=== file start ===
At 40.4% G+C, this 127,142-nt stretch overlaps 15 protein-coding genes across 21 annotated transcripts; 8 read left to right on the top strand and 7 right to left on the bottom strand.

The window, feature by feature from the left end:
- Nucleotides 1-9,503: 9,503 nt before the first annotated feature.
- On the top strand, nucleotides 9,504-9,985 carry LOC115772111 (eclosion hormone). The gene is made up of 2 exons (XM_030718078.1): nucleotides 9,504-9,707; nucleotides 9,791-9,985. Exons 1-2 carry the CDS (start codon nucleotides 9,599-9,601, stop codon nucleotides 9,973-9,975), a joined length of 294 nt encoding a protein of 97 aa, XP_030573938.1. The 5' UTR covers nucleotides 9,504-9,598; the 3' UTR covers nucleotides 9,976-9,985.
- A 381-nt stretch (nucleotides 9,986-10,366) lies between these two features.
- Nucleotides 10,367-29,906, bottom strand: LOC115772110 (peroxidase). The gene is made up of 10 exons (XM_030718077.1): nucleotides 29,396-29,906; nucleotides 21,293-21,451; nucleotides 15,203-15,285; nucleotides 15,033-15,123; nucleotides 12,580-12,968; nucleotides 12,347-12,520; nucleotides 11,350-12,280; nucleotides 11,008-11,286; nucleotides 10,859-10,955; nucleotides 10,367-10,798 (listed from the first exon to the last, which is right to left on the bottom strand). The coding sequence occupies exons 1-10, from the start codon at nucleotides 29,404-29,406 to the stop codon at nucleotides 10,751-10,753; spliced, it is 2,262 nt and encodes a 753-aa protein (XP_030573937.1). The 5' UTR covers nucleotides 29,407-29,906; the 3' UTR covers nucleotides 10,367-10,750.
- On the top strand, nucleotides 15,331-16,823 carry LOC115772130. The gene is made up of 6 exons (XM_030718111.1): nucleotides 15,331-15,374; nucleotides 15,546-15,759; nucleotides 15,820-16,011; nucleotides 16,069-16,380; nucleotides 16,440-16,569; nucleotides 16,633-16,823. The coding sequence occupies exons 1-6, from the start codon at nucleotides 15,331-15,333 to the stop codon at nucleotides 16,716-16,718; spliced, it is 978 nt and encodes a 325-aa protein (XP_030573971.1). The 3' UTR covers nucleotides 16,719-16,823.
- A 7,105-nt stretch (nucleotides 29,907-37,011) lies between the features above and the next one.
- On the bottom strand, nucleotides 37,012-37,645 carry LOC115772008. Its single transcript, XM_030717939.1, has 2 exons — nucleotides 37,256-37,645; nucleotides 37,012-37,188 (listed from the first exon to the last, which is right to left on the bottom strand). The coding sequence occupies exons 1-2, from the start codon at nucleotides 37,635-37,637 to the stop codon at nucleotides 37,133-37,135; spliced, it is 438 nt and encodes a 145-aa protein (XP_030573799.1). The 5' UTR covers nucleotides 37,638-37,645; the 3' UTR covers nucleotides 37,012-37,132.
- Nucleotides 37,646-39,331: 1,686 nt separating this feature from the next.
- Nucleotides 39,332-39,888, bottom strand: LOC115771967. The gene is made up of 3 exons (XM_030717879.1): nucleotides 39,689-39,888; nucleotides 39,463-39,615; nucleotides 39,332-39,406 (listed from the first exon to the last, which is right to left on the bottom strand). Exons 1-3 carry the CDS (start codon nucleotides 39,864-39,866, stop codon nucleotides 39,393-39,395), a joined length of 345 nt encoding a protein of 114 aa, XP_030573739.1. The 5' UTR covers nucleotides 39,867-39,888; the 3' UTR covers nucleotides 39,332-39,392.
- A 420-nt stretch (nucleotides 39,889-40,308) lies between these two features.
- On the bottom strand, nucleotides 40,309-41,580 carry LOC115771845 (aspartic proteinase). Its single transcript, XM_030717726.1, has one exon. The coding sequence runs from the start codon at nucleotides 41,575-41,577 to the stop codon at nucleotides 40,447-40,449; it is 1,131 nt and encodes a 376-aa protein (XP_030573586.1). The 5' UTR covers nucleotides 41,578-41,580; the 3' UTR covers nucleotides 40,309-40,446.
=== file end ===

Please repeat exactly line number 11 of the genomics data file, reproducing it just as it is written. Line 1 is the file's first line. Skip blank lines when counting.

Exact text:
- Nucleotides 39,332-39,888, bottom strand: LOC115771967. The gene is made up of 3 exons (XM_030717879.1): nucleotides 39,689-39,888; nucleotides 39,463-39,615; nucleotides 39,332-39,406 (listed from the first exon to the last, which is right to left on the bottom strand). Exons 1-3 carry the CDS (start codon nucleotides 39,864-39,866, stop codon nucleotides 39,393-39,395), a joined length of 345 nt encoding a protein of 114 aa, XP_030573739.1. The 5' UTR covers nucleotides 39,867-39,888; the 3' UTR covers nucleotides 39,332-39,392.